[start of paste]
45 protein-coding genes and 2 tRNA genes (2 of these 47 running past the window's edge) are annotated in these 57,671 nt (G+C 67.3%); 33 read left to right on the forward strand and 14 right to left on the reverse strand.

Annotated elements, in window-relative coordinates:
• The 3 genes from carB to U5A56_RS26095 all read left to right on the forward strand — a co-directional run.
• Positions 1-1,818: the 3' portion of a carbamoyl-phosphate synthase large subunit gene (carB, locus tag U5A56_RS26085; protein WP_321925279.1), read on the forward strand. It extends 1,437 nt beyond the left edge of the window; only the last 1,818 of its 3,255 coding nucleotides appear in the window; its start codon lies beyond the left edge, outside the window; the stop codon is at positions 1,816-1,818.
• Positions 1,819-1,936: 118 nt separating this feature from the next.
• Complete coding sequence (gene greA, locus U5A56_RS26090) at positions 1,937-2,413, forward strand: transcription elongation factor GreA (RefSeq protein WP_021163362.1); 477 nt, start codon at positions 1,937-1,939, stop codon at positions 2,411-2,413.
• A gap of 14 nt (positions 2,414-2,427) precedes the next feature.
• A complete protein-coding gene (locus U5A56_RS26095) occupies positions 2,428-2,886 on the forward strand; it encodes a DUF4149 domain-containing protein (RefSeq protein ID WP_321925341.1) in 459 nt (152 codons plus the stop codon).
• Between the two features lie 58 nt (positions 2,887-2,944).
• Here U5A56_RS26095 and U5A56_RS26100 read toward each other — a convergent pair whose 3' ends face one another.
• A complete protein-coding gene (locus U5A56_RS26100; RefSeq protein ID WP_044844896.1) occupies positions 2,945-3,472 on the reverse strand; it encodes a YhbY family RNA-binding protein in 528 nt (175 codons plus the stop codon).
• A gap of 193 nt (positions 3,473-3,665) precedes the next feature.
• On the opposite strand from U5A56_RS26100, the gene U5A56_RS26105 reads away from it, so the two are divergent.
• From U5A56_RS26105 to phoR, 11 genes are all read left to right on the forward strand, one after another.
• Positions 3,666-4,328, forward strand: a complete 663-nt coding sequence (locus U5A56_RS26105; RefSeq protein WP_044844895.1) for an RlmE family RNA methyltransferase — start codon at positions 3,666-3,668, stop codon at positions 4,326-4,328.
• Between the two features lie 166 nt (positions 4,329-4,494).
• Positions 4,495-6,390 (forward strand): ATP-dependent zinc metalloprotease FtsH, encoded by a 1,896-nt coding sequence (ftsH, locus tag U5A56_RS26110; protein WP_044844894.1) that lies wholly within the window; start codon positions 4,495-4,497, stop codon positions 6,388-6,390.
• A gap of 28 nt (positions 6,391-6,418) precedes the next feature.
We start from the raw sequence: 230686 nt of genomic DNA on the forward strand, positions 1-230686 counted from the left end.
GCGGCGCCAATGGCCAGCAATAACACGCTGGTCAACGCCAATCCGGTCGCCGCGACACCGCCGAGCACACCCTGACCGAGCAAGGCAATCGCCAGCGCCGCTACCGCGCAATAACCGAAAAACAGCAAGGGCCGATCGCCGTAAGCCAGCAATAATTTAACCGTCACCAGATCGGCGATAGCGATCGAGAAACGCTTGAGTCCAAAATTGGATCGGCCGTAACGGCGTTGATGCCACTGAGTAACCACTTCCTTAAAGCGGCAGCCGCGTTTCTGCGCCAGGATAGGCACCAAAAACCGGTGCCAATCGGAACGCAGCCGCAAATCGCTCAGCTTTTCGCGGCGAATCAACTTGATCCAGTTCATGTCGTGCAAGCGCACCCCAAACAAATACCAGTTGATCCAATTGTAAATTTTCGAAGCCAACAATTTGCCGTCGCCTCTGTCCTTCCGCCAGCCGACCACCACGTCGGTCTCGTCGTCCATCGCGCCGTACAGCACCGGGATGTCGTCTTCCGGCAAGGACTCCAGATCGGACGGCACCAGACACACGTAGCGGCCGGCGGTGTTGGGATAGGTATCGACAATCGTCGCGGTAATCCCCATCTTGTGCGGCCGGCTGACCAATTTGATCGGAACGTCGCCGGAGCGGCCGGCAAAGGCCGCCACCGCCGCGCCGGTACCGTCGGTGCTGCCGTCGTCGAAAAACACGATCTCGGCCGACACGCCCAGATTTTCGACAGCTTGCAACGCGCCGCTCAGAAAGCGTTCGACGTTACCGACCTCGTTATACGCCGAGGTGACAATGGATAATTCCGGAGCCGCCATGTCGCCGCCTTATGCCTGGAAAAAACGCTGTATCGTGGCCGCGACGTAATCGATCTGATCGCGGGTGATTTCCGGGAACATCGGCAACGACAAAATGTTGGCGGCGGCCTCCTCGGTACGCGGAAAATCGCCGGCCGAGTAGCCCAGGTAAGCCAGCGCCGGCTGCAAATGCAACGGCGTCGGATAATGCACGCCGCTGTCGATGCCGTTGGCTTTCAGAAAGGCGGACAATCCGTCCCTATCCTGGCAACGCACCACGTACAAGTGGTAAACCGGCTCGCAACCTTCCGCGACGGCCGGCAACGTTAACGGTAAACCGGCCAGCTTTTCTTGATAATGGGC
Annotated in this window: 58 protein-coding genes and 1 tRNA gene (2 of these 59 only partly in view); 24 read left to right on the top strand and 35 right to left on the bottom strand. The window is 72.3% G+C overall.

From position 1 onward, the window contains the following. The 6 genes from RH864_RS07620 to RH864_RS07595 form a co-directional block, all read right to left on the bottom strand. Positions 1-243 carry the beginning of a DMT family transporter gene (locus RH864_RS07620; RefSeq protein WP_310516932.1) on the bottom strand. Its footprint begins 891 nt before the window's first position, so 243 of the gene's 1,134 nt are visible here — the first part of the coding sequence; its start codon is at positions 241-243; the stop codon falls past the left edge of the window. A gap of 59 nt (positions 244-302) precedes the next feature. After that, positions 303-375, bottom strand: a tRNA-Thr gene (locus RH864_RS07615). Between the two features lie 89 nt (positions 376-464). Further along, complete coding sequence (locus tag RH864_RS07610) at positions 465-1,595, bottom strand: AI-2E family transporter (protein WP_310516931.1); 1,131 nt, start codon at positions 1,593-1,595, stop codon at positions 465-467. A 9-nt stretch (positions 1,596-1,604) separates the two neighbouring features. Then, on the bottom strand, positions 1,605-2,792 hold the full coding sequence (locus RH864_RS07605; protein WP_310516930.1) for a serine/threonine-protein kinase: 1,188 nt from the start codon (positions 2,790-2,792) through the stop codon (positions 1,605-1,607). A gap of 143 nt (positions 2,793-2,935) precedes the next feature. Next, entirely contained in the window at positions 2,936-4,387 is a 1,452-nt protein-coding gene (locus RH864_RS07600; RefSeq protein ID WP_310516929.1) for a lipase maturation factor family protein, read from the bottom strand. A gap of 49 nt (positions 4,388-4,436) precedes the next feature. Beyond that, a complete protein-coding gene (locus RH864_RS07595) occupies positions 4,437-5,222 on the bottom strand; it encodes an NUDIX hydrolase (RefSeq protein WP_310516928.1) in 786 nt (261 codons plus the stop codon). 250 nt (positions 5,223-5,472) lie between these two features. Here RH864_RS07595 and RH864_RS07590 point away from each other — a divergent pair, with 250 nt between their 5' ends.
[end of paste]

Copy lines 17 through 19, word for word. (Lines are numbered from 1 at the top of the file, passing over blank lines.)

• Positions 4,495-6,390 (forward strand): ATP-dependent zinc metalloprotease FtsH, encoded by a 1,896-nt coding sequence (ftsH, locus tag U5A56_RS26110; protein WP_044844894.1) that lies wholly within the window; start codon positions 4,495-4,497, stop codon positions 6,388-6,390.
• A gap of 28 nt (positions 6,391-6,418) precedes the next feature.
We start from the raw sequence: 230686 nt of genomic DNA on the forward strand, positions 1-230686 counted from the left end.